As for the other sites you’ve mentioned, I did Bookgorilla and found it not to be very helpful, but not the others. Thanks for mentioning them, and I appreciate your comment.

  2. I’ve yet to be excepted by BookBub (I didn’t have enough reviews on Amazon US when I applied. I’m currently working on that). I did run a free promotion through Book Blast, which was very successful. I saw the free downloads leap up on the day Book Blast promoted it. However unless those free downloads translate into reviews and purchases on the second book in the series, it’s effectively “dead” advertising money.

    The main problem is that a lot of indie authors are not raking in the cash, so we have to be somewhat discerning about paid advertising campaigns, BookBub included.

    I receive their email each day for a couple of categories. There’s generally between 3 and 5 books listed in total. Assuming they actual promote around 20-30 books a day, they are making a LOT of money. Even taking into account the hosting costs, time spent generating the emails and their own advertising costs, they must be making a lot of profit every day. Probably profits that most indie authors can only dream of.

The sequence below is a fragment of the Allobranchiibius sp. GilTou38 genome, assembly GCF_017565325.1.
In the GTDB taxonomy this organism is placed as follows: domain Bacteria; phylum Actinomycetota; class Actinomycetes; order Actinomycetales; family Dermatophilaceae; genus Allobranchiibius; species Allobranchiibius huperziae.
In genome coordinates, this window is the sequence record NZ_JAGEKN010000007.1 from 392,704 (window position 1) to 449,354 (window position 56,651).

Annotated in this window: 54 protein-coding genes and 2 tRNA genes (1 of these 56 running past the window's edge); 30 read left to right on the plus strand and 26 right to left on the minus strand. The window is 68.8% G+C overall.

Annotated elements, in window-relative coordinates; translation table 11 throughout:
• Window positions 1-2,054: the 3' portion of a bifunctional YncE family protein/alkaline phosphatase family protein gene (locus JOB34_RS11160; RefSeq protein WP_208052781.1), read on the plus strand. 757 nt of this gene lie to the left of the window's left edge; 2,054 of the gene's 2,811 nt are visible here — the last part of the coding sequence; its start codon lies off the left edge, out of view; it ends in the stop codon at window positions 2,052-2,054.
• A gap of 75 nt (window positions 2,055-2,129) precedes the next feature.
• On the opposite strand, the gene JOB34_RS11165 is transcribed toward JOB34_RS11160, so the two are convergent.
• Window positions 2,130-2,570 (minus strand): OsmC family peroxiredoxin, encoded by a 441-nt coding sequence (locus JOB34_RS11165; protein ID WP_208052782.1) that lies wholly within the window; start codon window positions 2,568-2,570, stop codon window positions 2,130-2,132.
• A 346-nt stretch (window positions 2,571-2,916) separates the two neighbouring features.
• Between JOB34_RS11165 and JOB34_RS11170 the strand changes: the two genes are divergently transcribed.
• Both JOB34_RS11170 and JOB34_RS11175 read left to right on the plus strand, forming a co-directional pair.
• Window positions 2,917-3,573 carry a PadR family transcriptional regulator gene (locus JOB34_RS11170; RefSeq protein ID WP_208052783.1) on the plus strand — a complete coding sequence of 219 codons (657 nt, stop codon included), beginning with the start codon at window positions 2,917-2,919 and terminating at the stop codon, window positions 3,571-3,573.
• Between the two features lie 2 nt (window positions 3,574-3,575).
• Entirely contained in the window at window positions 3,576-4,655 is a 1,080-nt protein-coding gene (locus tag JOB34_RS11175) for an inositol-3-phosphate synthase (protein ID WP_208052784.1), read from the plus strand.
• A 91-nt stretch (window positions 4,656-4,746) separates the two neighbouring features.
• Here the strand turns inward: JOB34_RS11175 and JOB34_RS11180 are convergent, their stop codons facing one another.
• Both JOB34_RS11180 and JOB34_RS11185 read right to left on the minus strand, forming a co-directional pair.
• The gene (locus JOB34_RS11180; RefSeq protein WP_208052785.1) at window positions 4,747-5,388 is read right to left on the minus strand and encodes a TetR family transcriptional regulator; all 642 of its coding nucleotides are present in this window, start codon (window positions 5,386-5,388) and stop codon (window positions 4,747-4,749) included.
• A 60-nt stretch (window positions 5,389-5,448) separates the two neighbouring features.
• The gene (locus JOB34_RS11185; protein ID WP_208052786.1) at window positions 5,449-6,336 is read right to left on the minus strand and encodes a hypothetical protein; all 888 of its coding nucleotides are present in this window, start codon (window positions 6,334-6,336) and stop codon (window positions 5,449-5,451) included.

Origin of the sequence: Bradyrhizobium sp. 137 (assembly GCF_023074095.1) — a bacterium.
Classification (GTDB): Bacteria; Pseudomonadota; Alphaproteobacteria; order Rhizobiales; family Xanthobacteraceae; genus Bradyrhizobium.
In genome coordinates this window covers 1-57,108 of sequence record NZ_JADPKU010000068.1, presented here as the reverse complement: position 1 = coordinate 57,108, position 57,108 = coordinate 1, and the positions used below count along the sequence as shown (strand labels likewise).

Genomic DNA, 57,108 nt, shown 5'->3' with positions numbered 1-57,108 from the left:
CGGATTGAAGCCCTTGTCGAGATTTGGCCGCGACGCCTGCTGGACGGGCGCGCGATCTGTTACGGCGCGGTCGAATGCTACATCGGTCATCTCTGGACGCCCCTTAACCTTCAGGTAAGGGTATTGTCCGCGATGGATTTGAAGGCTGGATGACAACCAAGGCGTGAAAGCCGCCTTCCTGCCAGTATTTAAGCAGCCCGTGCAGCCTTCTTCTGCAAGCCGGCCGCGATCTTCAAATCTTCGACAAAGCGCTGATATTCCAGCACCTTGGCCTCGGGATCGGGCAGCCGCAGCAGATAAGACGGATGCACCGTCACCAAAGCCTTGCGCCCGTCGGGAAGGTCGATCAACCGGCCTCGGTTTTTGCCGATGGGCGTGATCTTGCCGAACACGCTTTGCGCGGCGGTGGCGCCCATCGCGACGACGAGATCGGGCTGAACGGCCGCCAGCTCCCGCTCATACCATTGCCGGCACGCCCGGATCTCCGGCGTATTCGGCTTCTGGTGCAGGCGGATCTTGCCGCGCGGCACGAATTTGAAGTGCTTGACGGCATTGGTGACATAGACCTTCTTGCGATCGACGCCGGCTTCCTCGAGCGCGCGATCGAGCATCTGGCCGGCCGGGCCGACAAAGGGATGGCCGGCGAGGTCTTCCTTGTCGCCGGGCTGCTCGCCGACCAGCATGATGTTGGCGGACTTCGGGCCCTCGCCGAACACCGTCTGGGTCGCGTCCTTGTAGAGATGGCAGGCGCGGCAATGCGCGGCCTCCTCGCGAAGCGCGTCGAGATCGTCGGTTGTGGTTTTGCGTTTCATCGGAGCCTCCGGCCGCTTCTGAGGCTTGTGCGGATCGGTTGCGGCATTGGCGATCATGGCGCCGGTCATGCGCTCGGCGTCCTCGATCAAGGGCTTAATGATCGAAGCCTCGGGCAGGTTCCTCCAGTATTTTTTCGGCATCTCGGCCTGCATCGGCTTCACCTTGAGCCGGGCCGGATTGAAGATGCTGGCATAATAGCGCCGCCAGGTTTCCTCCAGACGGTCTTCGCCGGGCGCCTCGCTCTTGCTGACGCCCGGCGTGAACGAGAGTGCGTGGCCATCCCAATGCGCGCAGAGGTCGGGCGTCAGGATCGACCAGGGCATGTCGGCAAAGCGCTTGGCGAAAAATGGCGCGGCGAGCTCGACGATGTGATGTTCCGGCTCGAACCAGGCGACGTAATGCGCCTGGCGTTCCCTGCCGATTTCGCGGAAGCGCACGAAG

Ultimately, if an author uses BookBub and sees a positive return, they will go back again unless Bookbub raise their prices above that threshold in the interim. I think that would make most authors think twice.

    • Renée Pawlish says:

      Thanks for sharing your thoughts and experiences with Book Blast, I’ll have to check out that site. And I agree that BB is most likely raking in thousands a day in profit. It will be interesting to see if/when indies can’t afford them and the list becomes all (or mostly) mainstreamed published. Will this cause readers to leave BB because they want indie/unknown authors? Who knows…